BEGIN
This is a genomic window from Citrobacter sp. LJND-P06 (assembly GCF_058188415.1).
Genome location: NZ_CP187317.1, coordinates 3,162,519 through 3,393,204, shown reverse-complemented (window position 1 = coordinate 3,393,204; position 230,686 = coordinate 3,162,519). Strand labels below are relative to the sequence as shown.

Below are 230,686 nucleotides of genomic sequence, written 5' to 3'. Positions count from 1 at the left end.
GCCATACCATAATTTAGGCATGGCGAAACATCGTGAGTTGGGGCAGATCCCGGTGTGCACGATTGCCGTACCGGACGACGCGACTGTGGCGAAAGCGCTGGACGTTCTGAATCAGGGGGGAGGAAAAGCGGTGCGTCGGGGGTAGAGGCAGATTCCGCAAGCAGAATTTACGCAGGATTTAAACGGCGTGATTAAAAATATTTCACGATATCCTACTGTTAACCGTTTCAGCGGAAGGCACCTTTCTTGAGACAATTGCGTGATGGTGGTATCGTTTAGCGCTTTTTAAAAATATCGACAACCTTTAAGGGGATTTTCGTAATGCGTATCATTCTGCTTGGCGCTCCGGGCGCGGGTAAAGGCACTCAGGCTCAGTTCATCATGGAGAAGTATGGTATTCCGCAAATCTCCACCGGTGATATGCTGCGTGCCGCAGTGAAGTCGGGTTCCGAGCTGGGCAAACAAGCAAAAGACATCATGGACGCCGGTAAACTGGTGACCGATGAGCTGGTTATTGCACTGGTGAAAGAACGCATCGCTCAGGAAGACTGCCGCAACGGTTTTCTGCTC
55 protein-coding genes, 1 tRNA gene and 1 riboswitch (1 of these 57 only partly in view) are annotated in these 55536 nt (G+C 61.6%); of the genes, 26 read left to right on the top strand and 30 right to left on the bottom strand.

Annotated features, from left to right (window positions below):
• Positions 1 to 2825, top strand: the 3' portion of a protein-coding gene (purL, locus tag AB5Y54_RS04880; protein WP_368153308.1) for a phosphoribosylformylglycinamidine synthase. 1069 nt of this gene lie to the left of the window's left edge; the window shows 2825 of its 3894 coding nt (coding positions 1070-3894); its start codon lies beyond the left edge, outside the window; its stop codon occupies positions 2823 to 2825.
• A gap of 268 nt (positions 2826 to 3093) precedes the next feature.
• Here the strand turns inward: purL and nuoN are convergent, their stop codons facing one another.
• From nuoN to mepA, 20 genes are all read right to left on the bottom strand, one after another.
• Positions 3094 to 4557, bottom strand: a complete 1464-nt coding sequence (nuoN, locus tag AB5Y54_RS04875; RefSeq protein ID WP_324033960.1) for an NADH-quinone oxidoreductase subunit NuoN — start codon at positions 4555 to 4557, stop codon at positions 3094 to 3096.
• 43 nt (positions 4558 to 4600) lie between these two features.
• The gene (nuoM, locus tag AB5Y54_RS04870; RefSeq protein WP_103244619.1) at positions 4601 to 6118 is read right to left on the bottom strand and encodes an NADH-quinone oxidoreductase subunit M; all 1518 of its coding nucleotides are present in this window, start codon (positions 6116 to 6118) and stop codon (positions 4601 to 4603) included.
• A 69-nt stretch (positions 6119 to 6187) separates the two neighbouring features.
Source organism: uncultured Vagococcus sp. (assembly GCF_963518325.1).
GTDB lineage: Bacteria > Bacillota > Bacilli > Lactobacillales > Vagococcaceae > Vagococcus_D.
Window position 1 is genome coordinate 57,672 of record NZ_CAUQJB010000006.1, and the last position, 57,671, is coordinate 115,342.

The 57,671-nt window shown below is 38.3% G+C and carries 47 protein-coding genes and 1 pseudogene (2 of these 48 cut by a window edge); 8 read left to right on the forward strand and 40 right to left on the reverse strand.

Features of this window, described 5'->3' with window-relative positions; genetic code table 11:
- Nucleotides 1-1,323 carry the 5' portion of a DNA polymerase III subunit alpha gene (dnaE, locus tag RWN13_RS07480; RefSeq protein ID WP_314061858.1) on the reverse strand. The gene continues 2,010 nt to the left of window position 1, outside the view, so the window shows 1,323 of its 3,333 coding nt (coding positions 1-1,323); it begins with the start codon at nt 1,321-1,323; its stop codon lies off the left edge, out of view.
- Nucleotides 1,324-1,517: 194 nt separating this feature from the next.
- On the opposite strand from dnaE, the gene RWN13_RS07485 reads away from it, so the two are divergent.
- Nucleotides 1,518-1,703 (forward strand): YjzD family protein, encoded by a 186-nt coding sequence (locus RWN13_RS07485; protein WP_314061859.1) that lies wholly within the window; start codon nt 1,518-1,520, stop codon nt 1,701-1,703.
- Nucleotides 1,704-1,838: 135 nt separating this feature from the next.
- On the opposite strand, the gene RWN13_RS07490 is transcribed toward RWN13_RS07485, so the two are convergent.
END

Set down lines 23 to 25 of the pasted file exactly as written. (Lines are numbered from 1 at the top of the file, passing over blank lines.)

- Nucleotides 1,518-1,703 (forward strand): YjzD family protein, encoded by a 186-nt coding sequence (locus RWN13_RS07485; protein WP_314061859.1) that lies wholly within the window; start codon nt 1,518-1,520, stop codon nt 1,701-1,703.
- Nucleotides 1,704-1,838: 135 nt separating this feature from the next.
- On the opposite strand, the gene RWN13_RS07490 is transcribed toward RWN13_RS07485, so the two are convergent.